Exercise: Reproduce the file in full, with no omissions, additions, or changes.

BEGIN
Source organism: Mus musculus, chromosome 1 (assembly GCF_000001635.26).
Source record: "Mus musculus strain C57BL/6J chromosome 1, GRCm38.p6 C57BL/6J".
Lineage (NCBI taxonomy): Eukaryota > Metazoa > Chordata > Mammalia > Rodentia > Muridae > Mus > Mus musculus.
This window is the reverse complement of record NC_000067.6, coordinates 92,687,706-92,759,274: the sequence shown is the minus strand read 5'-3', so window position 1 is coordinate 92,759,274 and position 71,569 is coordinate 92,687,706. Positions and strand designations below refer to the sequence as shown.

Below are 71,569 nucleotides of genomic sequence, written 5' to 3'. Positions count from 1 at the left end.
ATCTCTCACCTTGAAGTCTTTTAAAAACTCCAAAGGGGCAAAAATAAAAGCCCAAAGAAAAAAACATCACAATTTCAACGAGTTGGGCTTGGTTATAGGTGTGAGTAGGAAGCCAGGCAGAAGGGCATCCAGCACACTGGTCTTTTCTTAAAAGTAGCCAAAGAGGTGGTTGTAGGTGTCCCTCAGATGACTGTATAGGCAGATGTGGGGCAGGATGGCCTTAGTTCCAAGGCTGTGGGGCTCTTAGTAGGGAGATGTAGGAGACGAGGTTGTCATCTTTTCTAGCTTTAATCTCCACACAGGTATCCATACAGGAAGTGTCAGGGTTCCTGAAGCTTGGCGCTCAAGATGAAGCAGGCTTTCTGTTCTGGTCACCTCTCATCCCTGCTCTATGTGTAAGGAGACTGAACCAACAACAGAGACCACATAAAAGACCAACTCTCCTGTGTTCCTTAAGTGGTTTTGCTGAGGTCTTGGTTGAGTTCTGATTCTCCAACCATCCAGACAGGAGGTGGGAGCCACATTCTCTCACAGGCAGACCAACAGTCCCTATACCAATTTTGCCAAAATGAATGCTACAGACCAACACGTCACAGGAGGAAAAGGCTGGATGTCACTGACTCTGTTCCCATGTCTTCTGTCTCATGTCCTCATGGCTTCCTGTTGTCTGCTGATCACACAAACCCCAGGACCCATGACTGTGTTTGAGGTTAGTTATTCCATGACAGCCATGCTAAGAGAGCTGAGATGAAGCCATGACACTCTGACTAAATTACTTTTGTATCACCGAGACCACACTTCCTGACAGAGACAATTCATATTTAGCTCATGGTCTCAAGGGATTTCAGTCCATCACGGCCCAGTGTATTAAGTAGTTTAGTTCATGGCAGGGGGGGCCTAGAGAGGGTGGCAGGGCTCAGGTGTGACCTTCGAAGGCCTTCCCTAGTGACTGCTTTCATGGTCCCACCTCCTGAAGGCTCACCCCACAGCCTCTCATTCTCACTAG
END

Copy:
Source organism: Mus musculus, chromosome 1 (assembly GCF_000001635.26).
Source record: "Mus musculus strain C57BL/6J chromosome 1, GRCm38.p6 C57BL/6J".
Lineage (NCBI taxonomy): Eukaryota > Metazoa > Chordata > Mammalia > Rodentia > Muridae > Mus > Mus musculus.
This window is the reverse complement of record NC_000067.6, coordinates 92,687,706-92,759,274: the sequence shown is the minus strand read 5'-3', so window position 1 is coordinate 92,759,274 and position 71,569 is coordinate 92,687,706. Positions and strand designations below refer to the sequence as shown.

Below are 71,569 nucleotides of genomic sequence, written 5' to 3'. Positions count from 1 at the left end.
ATCTCTCACCTTGAAGTCTTTTAAAAACTCCAAAGGGGCAAAAATAAAAGCCCAAAGAAAAAAACATCACAATTTCAACGAGTTGGGCTTGGTTATAGGTGTGAGTAGGAAGCCAGGCAGAAGGGCATCCAGCACACTGGTCTTTTCTTAAAAGTAGCCAAAGAGGTGGTTGTAGGTGTCCCTCAGATGACTGTATAGGCAGATGTGGGGCAGGATGGCCTTAGTTCCAAGGCTGTGGGGCTCTTAGTAGGGAGATGTAGGAGACGAGGTTGTCATCTTTTCTAGCTTTAATCTCCACACAGGTATCCATACAGGAAGTGTCAGGGTTCCTGAAGCTTGGCGCTCAAGATGAAGCAGGCTTTCTGTTCTGGTCACCTCTCATCCCTGCTCTATGTGTAAGGAGACTGAACCAACAACAGAGACCACATAAAAGACCAACTCTCCTGTGTTCCTTAAGTGGTTTTGCTGAGGTCTTGGTTGAGTTCTGATTCTCCAACCATCCAGACAGGAGGTGGGAGCCACATTCTCTCACAGGCAGACCAACAGTCCCTATACCAATTTTGCCAAAATGAATGCTACAGACCAACACGTCACAGGAGGAAAAGGCTGGATGTCACTGACTCTGTTCCCATGTCTTCTGTCTCATGTCCTCATGGCTTCCTGTTGTCTGCTGATCACACAAACCCCAGGACCCATGACTGTGTTTGAGGTTAGTTATTCCATGACAGCCATGCTAAGAGAGCTGAGATGAAGCCATGACACTCTGACTAAATTACTTTTGTATCACCGAGACCACACTTCCTGACAGAGACAATTCATATTTAGCTCATGGTCTCAAGGGATTTCAGTCCATCACGGCCCAGTGTATTAAGTAGTTTAGTTCATGGCAGGGGGGGCCTAGAGAGGGTGGCAGGGCTCAGGTGTGACCTTCGAAGGCCTTCCCTAGTGACTGCTTTCATGGTCCCACCTCCTGAAGGCTCACCCCACAGCCTCTCATTCTCACTAG